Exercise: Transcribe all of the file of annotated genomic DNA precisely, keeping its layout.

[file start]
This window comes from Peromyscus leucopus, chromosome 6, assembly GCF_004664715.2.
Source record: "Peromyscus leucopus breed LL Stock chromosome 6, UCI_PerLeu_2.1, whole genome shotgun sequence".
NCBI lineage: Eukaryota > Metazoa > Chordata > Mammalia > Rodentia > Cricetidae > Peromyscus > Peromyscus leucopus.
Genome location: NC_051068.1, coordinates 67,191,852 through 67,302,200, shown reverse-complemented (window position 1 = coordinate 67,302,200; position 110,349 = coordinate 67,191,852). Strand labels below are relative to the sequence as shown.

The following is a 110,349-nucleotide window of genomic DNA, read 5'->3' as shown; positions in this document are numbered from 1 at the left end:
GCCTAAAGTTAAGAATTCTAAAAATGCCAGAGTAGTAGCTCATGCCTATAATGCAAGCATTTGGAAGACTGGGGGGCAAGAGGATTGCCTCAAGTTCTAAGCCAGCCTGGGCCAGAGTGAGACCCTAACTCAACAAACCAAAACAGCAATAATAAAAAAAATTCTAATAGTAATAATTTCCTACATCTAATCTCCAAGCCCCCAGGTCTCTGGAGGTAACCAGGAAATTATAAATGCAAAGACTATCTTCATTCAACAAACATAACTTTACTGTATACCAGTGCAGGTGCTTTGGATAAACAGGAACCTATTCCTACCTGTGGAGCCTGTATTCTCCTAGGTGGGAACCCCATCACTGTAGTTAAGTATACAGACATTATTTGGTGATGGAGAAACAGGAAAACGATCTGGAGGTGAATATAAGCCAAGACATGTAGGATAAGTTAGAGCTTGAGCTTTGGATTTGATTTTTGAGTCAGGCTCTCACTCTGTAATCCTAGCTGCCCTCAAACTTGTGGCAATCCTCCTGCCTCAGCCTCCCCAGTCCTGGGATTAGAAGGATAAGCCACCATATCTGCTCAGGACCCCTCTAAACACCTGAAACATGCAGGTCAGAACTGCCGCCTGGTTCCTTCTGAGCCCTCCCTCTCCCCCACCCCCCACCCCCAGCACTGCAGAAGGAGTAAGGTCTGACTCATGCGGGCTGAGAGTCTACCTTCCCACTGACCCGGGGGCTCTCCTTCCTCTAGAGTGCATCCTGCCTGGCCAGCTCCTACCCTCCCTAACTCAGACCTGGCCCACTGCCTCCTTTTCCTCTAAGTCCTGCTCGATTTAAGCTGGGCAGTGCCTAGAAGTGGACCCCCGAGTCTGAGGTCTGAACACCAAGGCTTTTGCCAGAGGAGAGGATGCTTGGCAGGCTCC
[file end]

This window comes from Peromyscus leucopus, chromosome 6, assembly GCF_004664715.2.
Source record: "Peromyscus leucopus breed LL Stock chromosome 6, UCI_PerLeu_2.1, whole genome shotgun sequence".
NCBI lineage: Eukaryota > Metazoa > Chordata > Mammalia > Rodentia > Cricetidae > Peromyscus > Peromyscus leucopus.
Genome location: NC_051068.1, coordinates 67,191,852 through 67,302,200, shown reverse-complemented (window position 1 = coordinate 67,302,200; position 110,349 = coordinate 67,191,852). Strand labels below are relative to the sequence as shown.

The following is a 110,349-nucleotide window of genomic DNA, read 5'->3' as shown; positions in this document are numbered from 1 at the left end:
GCCTAAAGTTAAGAATTCTAAAAATGCCAGAGTAGTAGCTCATGCCTATAATGCAAGCATTTGGAAGACTGGGGGGCAAGAGGATTGCCTCAAGTTCTAAGCCAGCCTGGGCCAGAGTGAGACCCTAACTCAACAAACCAAAACAGCAATAATAAAAAAAATTCTAATAGTAATAATTTCCTACATCTAATCTCCAAGCCCCCAGGTCTCTGGAGGTAACCAGGAAATTATAAATGCAAAGACTATCTTCATTCAACAAACATAACTTTACTGTATACCAGTGCAGGTGCTTTGGATAAACAGGAACCTATTCCTACCTGTGGAGCCTGTATTCTCCTAGGTGGGAACCCCATCACTGTAGTTAAGTATACAGACATTATTTGGTGATGGAGAAACAGGAAAACGATCTGGAGGTGAATATAAGCCAAGACATGTAGGATAAGTTAGAGCTTGAGCTTTGGATTTGATTTTTGAGTCAGGCTCTCACTCTGTAATCCTAGCTGCCCTCAAACTTGTGGCAATCCTCCTGCCTCAGCCTCCCCAGTCCTGGGATTAGAAGGATAAGCCACCATATCTGCTCAGGACCCCTCTAAACACCTGAAACATGCAGGTCAGAACTGCCGCCTGGTTCCTTCTGAGCCCTCCCTCTCCCCCACCCCCCACCCCCAGCACTGCAGAAGGAGTAAGGTCTGACTCATGCGGGCTGAGAGTCTACCTTCCCACTGACCCGGGGGCTCTCCTTCCTCTAGAGTGCATCCTGCCTGGCCAGCTCCTACCCTCCCTAACTCAGACCTGGCCCACTGCCTCCTTTTCCTCTAAGTCCTGCTCGATTTAAGCTGGGCAGTGCCTAGAAGTGGACCCCCGAGTCTGAGGTCTGAACACCAAGGCTTTTGCCAGAGGAGAGGATGCTTGGCAGGCTCC